Well there you go. He admits it's wealth redistribution. Gotta give him credit for being honest.

Edited by TenFree, 29 March 2010 - 08:57 PM.

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#14 boneboybob

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Posted 30 March 2010 - 06:30 AM

http://www.washingto...0032900720.html

"Welcome to the club of states who don't turn their back on the sick and the poor," [French President Nicolas] Sarkozy said, referring to the U.S. health care overhaul signed by President Barack Obama last week.

From the European perspective, he said, "when we look at the American debate on reforming health care, it's difficult to believe."

"The very fact that there should have been such a violent debate simply on the fact that the poorest of Americans should not be left out in the streets without a cent to look after them ... is something astonishing to us."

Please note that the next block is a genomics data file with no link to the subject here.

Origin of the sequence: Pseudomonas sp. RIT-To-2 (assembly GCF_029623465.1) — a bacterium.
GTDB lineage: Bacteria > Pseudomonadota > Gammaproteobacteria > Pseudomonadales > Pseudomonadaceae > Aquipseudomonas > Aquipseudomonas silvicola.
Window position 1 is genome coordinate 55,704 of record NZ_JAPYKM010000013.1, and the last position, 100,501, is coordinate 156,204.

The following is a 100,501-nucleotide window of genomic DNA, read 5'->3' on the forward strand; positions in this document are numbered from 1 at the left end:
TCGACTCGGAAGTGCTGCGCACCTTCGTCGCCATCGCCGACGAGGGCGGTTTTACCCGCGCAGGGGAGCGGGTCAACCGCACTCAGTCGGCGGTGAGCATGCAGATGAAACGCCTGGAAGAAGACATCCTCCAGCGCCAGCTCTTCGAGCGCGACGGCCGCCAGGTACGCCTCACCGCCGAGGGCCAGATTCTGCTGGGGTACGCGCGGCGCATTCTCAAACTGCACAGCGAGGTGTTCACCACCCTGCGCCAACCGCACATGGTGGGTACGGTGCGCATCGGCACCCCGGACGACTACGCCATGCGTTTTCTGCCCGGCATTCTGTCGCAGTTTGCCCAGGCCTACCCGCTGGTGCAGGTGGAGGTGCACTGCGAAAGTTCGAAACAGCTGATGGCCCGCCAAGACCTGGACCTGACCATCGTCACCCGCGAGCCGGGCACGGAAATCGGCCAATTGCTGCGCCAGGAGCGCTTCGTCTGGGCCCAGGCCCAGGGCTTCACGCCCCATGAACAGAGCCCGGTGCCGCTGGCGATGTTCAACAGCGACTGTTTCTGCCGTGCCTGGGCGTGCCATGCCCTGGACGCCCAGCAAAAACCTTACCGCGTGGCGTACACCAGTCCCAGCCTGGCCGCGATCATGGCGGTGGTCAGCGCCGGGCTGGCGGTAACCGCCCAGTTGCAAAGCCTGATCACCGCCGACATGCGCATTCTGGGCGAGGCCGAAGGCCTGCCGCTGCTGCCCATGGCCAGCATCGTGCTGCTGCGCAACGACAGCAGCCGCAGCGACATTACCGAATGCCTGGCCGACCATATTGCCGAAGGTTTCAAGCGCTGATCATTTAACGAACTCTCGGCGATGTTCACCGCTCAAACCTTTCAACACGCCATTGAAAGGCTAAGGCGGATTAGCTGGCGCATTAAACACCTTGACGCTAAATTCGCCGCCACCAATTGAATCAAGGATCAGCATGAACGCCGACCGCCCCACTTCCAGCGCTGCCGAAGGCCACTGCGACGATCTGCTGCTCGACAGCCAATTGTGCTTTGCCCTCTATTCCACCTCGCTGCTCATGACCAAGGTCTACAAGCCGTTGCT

President Sakozy, by the by, is a conservative, not a socialist (in fact, his opponent during the 2007 election was a socialist).

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#15 Puck

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Posted 30 March 2010 - 08:53 AM

http://www.washingtonpost.com/wp-dyn/content/article/2010/03/29/AR2010032900720.html



President Sakozy, by the by, is a conservative, not a socialist (in fact, his opponent during the 2007 election was a socialist).


Yeah, but he's all French and everything.

I'm just sayin'.....

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#16 MightyMoe